Putin’s Spokesman Gets Coronavirus as Cases Soar in Russia
Date: 2020-05-13 15:23:56
President Vladimir Putin’s spokesman became the latest top official to fall ill with the coronavirus as Russia overtook Spain to record the world’s second-highest number of infections from the deadly disease.
Dmitry Peskov told Interfax on Tuesday he is receiving treatment for the virus. He joins Prime Minister Mikhail Mishustin and the country’s construction and culture ministers as diagnosed with Covid-19. Peskov, traditionally the official with the closest day-to-day access to Putin, said in a text message he last met the president in person over a month ago. Putin has been conducting government business mostly via video-conferences from his residence outside Moscow.
Putin on Monday announced an end to national stay-at-home restrictions but the move is unlikely to give businesses in the capital and other major cities a rapid boost.
In Moscow, business leaders see little chance of escaping restrictions that have hammered their activities since being introduced at the end of March. Mayor Sergei Sobyanin said last week that the measures must remain until at least May 31 because the pathogen is still spreading. Putin’s decision shifted responsibility to regional leaders for deciding the pace of easing, leaving them to face public criticism for maintaining the limitations.
Despite the lockdowns, Russia has reported at least 10,000 new daily infections for the past 10 days, lifting its total to 232,243 and second only to the U.S. At the same time, Russia has one of the world’s lowest mortality rates with Covid-19 listed as the cause of death in only 2,116 cases, leading critics to claim that the government is withholding data.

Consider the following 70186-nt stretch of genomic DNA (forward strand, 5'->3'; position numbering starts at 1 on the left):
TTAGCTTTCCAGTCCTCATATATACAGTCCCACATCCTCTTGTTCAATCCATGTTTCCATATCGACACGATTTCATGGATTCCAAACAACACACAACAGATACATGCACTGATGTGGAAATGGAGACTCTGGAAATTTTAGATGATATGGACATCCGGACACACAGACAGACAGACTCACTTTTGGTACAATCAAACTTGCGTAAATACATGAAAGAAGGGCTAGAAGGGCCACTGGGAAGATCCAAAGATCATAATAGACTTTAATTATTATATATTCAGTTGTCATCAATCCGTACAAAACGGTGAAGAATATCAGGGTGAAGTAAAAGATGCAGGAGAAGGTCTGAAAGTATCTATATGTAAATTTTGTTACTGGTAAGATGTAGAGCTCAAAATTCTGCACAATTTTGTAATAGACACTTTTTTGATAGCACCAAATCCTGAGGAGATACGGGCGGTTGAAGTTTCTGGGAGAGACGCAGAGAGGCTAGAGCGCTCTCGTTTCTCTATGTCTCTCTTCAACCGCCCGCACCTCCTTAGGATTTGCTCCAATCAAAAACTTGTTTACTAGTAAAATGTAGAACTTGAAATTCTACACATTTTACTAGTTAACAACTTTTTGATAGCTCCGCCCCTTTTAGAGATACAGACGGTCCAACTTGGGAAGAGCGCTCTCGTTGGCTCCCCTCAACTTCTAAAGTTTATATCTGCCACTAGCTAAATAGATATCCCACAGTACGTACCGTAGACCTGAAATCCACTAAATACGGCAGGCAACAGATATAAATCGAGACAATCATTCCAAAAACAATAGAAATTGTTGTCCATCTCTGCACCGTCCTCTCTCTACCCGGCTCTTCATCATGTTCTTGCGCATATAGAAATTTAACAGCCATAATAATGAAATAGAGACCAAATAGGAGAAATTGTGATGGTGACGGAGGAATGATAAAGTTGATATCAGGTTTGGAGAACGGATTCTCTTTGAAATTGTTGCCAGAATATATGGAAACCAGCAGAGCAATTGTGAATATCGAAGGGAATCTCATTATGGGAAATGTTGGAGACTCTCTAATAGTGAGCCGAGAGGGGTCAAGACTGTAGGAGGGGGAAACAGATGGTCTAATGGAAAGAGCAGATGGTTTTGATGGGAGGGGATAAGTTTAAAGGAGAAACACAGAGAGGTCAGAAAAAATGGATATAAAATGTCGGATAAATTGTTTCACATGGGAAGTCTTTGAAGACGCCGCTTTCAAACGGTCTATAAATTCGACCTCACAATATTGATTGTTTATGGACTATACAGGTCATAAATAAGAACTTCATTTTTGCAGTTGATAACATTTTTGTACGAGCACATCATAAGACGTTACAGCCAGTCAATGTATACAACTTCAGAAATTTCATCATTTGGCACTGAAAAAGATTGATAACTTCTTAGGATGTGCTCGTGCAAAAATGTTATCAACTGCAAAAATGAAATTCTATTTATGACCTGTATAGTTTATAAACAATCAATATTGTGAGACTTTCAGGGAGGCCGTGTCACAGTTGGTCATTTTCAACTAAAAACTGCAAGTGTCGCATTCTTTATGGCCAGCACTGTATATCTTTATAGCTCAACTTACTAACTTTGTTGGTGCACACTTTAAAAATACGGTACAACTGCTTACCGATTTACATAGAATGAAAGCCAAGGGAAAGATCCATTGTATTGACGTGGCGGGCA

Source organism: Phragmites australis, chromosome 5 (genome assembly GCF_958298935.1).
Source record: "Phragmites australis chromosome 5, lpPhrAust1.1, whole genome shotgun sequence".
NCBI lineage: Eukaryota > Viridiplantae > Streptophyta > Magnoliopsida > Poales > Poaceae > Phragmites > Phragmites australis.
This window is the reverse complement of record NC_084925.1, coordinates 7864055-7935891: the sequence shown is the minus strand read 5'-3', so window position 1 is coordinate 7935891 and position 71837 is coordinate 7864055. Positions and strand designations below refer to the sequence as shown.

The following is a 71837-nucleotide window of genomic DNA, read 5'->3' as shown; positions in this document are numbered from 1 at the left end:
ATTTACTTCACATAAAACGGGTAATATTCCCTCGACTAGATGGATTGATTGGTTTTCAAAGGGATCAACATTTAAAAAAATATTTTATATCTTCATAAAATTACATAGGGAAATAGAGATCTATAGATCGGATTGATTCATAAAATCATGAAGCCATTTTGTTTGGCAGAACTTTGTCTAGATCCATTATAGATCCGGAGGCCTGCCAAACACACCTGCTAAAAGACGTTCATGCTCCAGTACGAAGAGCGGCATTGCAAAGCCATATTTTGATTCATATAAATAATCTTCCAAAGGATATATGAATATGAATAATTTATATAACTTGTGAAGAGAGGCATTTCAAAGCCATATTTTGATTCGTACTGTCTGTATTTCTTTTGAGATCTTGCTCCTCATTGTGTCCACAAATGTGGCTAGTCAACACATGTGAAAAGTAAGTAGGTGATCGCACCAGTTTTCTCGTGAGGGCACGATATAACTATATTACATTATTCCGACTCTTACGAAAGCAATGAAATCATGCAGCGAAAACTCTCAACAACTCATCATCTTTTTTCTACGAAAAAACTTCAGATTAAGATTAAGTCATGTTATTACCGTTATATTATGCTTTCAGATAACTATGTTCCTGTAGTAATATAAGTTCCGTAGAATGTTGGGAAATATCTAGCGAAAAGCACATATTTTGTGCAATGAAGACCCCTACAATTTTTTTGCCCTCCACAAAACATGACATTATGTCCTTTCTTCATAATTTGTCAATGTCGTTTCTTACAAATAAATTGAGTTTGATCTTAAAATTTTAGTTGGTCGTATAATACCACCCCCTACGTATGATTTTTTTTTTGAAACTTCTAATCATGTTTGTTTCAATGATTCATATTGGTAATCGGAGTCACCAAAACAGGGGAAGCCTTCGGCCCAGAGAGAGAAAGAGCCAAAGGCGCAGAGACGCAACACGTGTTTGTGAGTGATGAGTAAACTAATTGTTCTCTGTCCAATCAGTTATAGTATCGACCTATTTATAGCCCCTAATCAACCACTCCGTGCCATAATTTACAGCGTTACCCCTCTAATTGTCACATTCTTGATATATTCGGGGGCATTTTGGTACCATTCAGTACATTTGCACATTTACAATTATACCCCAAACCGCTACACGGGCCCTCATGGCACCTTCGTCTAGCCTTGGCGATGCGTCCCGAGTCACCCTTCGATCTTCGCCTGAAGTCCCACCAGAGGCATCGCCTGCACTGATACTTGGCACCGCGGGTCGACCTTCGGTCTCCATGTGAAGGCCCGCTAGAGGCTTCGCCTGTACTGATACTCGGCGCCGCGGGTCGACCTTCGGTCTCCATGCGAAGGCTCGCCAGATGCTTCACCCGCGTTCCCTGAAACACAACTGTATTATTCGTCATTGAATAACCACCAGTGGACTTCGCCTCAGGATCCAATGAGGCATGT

“In high-risk areas the situation won’t improve rapidly. This is a matter of weeks or maybe months,” said Alexey Repik, president of the Delovaya Rossiya business association. In big cities, the policy on relaxing the quarantine will be applied “much more harshly because the situation is really difficult,” he added.
Amid the fallout from both coronavirus-related shutdowns and the epidemic’s impact on collapsing demand for oil, the country’s most important export, economic activity has contracted by a third since the lockdown began. Russian car sales showed a record 72% decline in April, according to data published Tuesday, and a gauge of services last week slumped the most since reporting began in 2001.
As the crisis batters living standards and threatens a surge in unemployment, Putin’s approval rating has fallen to the lowest since he came to power more than 20 years ago, an opinion poll showed on May 6.
State-run Rossiya 24 TV news channel, which had encouraged public support for the restrictions by broadcasting from presenters’ homes during the lockdown, switched back to its regular studios after Putin’ decision to end the stay-at-home orders.
Some people rushed to take advantage of Putin’s order. An index developed by Yandex, Russia’s largest tech company, measuring the scale of compliance with self-isolation measures in Moscow fell to its lowest level on Tuesday since the epidemic began, the state-run RIA Novosti reported.
In contrast, Sobyanin, who has helped lead the country’s coronavirus response, has tightened restrictions. He ordered that people wear masks and gloves in public from Tuesday, with a 5,000-ruble fine ($68) for non-compliance, even as he has allowed construction and industrial companies to resume work.
The mayor has estimated that around 300,000 people in the capital have coronavirus, or more than double the official number, and warned that the city wouldn’t return to normal life anytime soon.
“Although we are seeing a certain stabilization of the pandemic we understand that the likelihood or the risk of the infection spreading will remain for a long time,” Sobyanin said on Monday. “So we must ensure normal life for our towns and cities while taking into account the new reality.”
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